Researchers recently reported the results of the randomized, controlled phase 3 KEYNOTE-062 trial, which compared pembrolizumab, with or without chemotherapy, versus chemotherapy alone in patients with untreated, advanced gastric/gastroesophageal junction (G/GEJ) cancer. The researchers concluded that pembrolizumab, alone or in combination, was not inferior to chemotherapy.
The study included patients with untreated, locally advanced/unresectable or metastatic G/GEJ cancer with programmed cell death ligand 1 (PD-L1) combined positive score (CPS) ≥1. Between Sept. 18, 2015, and May 26, 2017, 763 patients were recruited from 200 centers spanning 29 countries. They were randomized to one of three groups: pembrolizumab 200 mg (n=256), pembrolizumab plus chemotherapy (cisplatin 80 mg/m2/d on day 1 plus fluorouracil 800 mg/m2/d on days 1 to 5 or capecitabine 1000 mg/m2 twice daily; n=257), or chemotherapy plus placebo (n=250). The main outcomes were overall survival (OS) and progression-free survival (PFS).
The median (range) age of the entire cohort was 62 (20–87) years, and most patients (n=554; 72.6%) were male. Patients were followed for a median (range) 29.4 (22.0–41.3) months. At final follow-up, median OS did not largely differ between patients with CPS ≥1 who received pembrolizumab compared to chemotherapy (10.6 months vs. 11.1 months; hazard ratio [HR]=0.91; 99.2% confidence interval (CI), 0.69 to 1.18). In patients with CPS ≥10, pembrolizumab was associated with greater median OS compared to chemotherapy patients (17.4 months vs. 10.8 months; HR=0.69; 95% CI, 0.49 to 0.97), although the study authors noted that “this difference was not statistically tested.”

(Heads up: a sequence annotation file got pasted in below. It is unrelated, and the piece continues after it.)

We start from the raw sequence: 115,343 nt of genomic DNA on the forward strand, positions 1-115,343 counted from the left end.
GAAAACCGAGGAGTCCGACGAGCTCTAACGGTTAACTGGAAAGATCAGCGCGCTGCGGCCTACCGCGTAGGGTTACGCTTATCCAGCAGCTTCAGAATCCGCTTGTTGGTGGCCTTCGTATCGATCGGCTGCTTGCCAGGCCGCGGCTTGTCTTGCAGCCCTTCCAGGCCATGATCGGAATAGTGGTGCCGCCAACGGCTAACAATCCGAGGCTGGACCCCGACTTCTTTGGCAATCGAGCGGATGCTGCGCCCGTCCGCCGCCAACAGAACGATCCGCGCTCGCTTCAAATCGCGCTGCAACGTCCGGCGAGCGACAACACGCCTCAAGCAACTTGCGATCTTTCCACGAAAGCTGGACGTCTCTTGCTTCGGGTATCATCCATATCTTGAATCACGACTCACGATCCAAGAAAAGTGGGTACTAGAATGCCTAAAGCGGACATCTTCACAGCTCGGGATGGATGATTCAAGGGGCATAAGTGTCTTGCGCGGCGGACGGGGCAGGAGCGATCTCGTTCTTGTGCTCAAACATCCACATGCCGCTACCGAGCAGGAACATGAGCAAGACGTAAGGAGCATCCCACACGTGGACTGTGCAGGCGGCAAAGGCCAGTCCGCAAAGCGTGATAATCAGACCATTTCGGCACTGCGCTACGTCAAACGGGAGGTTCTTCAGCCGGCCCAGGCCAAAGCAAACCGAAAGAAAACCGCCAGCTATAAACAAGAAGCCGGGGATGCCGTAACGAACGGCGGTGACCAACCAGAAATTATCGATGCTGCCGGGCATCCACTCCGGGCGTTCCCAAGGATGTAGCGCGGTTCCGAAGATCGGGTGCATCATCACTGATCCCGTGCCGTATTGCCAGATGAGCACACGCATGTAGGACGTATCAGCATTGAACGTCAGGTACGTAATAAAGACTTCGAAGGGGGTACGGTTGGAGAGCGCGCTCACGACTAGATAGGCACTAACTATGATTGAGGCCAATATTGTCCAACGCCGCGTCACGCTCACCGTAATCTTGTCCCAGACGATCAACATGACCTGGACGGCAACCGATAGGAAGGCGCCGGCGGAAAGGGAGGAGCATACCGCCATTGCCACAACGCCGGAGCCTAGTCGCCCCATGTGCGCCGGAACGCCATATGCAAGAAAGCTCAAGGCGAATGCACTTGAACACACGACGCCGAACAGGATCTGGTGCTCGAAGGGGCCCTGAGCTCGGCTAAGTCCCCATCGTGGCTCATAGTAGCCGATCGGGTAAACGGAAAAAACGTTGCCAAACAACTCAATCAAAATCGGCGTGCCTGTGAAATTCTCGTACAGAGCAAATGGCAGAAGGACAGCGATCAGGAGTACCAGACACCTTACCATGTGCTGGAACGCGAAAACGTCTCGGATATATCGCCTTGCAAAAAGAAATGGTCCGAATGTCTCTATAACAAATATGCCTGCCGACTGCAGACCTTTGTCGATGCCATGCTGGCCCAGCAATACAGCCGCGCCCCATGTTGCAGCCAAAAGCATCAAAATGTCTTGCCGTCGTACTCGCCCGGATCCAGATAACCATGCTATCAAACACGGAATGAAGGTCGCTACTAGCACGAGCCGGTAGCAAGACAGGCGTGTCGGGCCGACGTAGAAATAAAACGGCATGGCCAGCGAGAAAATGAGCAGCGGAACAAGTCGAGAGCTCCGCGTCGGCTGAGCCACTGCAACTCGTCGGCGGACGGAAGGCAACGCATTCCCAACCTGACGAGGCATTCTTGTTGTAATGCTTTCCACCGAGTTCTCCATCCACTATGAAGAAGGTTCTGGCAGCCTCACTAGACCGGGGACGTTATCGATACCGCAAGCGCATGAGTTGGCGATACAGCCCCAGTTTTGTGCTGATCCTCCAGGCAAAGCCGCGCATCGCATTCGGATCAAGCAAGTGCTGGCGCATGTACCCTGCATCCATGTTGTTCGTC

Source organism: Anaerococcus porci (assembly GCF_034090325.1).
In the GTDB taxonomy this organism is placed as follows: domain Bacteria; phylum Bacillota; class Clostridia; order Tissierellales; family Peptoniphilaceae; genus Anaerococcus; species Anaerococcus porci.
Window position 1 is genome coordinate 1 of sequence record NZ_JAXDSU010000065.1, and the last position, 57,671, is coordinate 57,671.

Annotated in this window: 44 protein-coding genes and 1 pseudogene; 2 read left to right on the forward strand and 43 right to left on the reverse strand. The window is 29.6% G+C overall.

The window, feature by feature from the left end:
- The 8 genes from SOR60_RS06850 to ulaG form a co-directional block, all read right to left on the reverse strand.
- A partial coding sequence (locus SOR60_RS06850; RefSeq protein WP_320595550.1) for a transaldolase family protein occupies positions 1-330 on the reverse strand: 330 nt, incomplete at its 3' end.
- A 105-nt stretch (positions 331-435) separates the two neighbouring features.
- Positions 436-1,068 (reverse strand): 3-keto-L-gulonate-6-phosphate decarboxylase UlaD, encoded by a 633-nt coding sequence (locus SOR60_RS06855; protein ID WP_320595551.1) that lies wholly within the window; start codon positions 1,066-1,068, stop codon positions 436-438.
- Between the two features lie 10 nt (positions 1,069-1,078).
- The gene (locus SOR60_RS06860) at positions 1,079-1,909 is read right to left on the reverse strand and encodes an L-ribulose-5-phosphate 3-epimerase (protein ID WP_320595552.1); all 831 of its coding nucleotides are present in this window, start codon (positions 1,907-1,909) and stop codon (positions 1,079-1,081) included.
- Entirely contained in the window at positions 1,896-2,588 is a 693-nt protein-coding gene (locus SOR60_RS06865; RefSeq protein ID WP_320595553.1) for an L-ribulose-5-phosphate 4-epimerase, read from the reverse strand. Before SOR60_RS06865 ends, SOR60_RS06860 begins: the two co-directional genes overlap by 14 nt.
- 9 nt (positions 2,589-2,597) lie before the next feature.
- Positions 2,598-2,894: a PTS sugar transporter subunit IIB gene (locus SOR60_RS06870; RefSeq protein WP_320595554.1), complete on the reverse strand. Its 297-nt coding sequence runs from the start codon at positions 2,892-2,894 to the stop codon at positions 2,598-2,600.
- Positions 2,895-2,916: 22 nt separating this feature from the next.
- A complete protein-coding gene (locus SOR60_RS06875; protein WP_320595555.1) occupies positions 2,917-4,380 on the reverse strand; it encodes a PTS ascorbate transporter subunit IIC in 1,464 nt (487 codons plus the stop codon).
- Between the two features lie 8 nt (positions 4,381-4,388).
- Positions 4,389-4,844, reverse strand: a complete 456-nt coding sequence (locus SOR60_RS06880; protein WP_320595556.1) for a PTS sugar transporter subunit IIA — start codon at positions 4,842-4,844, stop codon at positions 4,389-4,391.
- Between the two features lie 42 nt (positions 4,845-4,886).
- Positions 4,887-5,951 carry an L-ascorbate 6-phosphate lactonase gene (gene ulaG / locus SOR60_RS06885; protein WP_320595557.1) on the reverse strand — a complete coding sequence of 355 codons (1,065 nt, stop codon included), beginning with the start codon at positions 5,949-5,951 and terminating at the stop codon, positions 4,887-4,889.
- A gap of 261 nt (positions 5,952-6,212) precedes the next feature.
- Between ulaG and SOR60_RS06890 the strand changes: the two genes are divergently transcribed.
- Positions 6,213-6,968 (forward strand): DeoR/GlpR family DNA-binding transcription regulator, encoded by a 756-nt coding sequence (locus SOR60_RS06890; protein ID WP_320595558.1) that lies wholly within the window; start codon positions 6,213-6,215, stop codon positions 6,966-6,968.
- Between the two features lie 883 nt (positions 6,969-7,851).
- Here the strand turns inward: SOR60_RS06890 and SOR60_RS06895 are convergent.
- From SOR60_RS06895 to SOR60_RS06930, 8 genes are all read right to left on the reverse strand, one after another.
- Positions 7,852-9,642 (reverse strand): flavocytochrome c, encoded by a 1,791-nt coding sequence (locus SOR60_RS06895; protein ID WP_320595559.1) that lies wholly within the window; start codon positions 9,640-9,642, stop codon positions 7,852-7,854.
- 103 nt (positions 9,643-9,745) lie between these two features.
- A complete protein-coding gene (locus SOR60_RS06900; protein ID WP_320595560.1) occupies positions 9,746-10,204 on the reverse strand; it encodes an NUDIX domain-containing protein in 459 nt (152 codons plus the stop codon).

Median OS for patients with CPS ≥1 receiving pembrolizumab plus chemotherapy was not significantly different from that of chemotherapy alone patients (12.5 months vs. 11.1 months; HR=0.85; 95% CI, 0.70 to 1.03); similar outcomes were observed for patients with CPS ≥10 (12.3 months vs. 10.8 months; HR=0.85; 95% CI, 0.62 to 1.17). Median PFS for patients with CPS ≥1 receiving pembrolizumab plus chemotherapy was not significantly different from that of chemotherapy alone patients (6.9 months vs. 6.4 months; HR=0.84; 95% CI, 0.70 to 1.02). Grade 3 to 5 treatment-related adverse event rates were highest in the pembrolizumab plus chemotherapy group (73%), followed by the chemotherapy alone (69%) and pembrolizumab groups (17%).
The study was published in JAMA Oncology.
“This phase 3 randomized clinical trial found that among patients with untreated, advanced G/GEJ cancer, pembrolizumab was noninferior to chemotherapy, with fewer adverse events observed. Pembrolizumab or pembrolizumab plus chemotherapy was not superior to chemotherapy for the OS and PFS end points tested,” the researchers summarized.